rear of the club. 

What transpired at this point was quite possibly one of the best strings
of songs I've ever seen at a Dylan show. ITS ALRIGHT MA, POSITIVELY 4TH
was amazing. The songs are not nice, they are mean to begin with and
snarled at the Avalon. "You don't meeeeeeeeaaaaaannnniiiiiitttttt!" "You
go your waaaaaaaaaaayyyyyy and I'llllllllllllllllll go mine!" and of course

Dylan banging at the keys and weaving and bouncing around while facing the
band, his microphone low.  Freddie and Tony with dance moves even more
outrageous. Larry seeming to hold the band together and George and Richie
having a great time. It must be fun to be two drummers. 

After Thin Man, all you could do is watch as the genius that seemed to
reach it's higher levels just took off. They played FLOATER with Freddie
on violin standing behind Dylan as if he was serenading a group of elite
Victorian woman sipping tea on a Tuesday afternoon. Dylan singing about
Romeo and Juliet and duck trappers as if time could weave itself from the
living rooms of great southern plantations to the silver dressed sherriffs
of the old west. 

Of course HIGHWAY 61 rocked. Larry had the best solo here. His guitar
screamed and howled. If anyone listens to the tapes, pay attention to the
"fifth daughter"verse. Dylan's singing was real cool. Dylan also brought
out the new arangement of NORTH COUNTRY as folks around attempted to shush
people who were talking and I wondered why the nightclub could not turn
the sound up a notch. It is a rock concert!

The rest of the show was a more expected set but fun all the same. As
Dylan went into the final encore, we discussed our opinions of the most
recent version. Brings up one of the best reasons to keep watching Mr.
Dylan. His performance allows us to go home and discuss the arrangements
and re-arrangments of songs from days of new and old. In the end they all
contribute to a force that is rock and roll. Perhaps for Mr. Dylan, life
also. For me, a small hangover and another show tonight.


Review by Seth Rogovoy

FromThe Rogovoy Report

(BOSTON, Mass., March 26, 2004) – It’s a typical indication of Bob Dylan’s influence that at his 
sold-out show Thursday night at Avalon, the 2,200-seat concert club across the street from Fenway 
Park’s “Green Monster,” a fan – or was he a follower? – sported a T-shirt that read, “What Would 
Dylan Do?”

A wry allusion to another messianic figure in Jewish history, the slogan turned out to be an apt 
motto for the concert, which featured a Dylan seemingly invigorated by the contemporary relevance 
of his pearls while at the same time disgusted that 40 years down the line, nothing has been 

In the second of three shows in Boston, part of Dylan’s current U.S. tour of downtown theaters and 
nightclubs, Dylan and his band tore through a selection of his mid-‘60s electric anthems and a 
healthy offering of numbers from his most recent album of new songs, 2001’s “Love and Theft.”

The band’s guitarists cut through the stop-start, honky-tonk version of the paranoia-inflected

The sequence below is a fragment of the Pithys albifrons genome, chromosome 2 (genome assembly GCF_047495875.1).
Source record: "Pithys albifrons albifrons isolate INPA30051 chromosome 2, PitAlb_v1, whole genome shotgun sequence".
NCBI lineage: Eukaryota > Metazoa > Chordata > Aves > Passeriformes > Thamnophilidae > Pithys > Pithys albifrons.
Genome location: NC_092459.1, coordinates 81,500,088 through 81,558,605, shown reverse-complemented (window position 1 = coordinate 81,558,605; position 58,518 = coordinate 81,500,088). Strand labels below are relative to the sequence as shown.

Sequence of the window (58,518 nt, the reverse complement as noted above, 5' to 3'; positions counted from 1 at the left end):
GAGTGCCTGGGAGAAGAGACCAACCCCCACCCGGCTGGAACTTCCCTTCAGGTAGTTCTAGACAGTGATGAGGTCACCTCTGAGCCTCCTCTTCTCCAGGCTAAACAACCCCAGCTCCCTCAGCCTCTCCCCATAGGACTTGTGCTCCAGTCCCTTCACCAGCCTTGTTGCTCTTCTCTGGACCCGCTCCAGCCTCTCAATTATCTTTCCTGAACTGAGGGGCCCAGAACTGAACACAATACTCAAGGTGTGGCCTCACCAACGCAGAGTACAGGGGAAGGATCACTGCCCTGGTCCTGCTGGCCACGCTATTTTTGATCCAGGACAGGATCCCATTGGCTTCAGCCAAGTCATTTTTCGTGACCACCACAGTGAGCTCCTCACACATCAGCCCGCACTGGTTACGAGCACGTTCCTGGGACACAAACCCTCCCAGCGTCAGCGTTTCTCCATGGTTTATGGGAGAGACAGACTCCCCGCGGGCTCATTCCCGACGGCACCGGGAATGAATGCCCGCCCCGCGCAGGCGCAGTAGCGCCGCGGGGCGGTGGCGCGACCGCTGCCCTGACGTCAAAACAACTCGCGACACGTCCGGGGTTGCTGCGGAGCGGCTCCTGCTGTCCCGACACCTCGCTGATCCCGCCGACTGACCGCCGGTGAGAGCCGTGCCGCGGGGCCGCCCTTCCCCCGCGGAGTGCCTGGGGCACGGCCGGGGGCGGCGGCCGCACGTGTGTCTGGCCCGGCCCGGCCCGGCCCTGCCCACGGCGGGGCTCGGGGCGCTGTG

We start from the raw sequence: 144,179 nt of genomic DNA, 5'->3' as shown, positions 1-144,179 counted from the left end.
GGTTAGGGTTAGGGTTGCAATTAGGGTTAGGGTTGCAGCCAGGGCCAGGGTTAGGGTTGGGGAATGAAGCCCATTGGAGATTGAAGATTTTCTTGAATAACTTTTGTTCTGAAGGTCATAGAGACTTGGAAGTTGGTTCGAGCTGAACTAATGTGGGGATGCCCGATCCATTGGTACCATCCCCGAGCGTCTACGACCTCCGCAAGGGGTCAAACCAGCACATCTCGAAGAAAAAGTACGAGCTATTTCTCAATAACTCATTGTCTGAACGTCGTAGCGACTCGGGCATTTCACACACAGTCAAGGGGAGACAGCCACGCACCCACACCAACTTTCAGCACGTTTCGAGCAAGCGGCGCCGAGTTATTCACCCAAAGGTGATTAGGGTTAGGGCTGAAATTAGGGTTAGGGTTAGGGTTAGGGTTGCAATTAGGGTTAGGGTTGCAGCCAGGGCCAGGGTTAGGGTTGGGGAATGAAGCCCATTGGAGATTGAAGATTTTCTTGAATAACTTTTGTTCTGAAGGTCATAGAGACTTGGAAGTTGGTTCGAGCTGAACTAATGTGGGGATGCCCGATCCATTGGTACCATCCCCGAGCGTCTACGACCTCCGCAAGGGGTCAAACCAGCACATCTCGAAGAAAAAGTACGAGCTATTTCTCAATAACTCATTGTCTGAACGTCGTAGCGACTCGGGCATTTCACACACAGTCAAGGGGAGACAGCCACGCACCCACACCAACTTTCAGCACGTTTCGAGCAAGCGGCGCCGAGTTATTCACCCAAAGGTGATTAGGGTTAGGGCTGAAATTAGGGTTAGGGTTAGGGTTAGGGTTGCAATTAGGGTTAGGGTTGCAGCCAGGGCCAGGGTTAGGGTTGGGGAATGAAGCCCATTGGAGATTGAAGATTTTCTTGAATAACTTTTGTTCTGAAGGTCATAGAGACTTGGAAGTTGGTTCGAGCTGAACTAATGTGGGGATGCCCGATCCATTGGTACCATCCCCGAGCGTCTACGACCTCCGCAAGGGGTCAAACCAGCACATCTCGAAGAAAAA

“Drifter’s Escape” that set the urgent tone for a show that only occasionally let up to highlight’s 
Dylan more lyrical side. Those guitars, played by Larry Campbell and Freddy Koella, snaked through 
Dylan’s dark portrayal of contemporary politics on “Tweedle Dee and Tweedle Dum,” ringing clarion 
calls of alarm in between Dylan’s phrases of scorn. Campbell switched to bouzouki for a majestic 
version of “Blind Willie McTell,” a spiritual song of loss and regret that was given a prayerful, 
swinging lilt.

Four songs drawn from Dylan’s creative peak in 1965 and 1966 served as the fulcrum of the show. 
Standing at an electric keyboard that he played intermittently throughout the evening, Dylan spat 
out the lyrics to “It’s Alright Ma (I’m Only Bleeding)” like a prophet sick of being ignored. “You 
follow, find yourself at WAR!” he blasted, drawing out the last word in his long, trademark sneer, 
before concluding with weariness and disgust, “It’s all right ma, I’m only sighing.”

Dylan maintained the momentum through an anthemic version of “Positively Fourth Street,” a 
rawhide-tinged rendition of “Most Likely You Go Your Way (And I’ll Go Mine)” featuring country-funk 
riffs and Dylan at his most vocally playful, and a twisted, surreal reading of “Ballad of a Thin Man,” 
which he couldn’t possibly have invested with more significance when he first played it nearly 40 
years ago. “Something’s happening here, but you don’t know what it is,” he sang, and then improvised 
in jest, “You’ll have to ASK somebody.”

As noted, Dylan touched his more lyrical side on “Girl of the North Country,” a dusty old jewel in a 
polished, new chamber-folk setting replete with extra harmonic voicings that found new resonance in 
the ancient folk melody. Several tunes from “Love and Theft” also explored Dylan’s fondness for 
1940s-era country-swing and jump blues.

But this was a night for Dylan to rock as hard as ever, and his band, sporting two drummers and 
long-time bassist and musical director Tony Garnier, was fully up to the task, lendingBeatles-like 
touches to “Cat’s in the Well” before concluding with blistering versions of “Like a Rolling Stone” 
and “All Along the Watchtower.”

[This review originally appeared in the Berkshire Eagle on March 27, 2004. 
Copyright Seth Rogovoy 2004. All rights reserved.]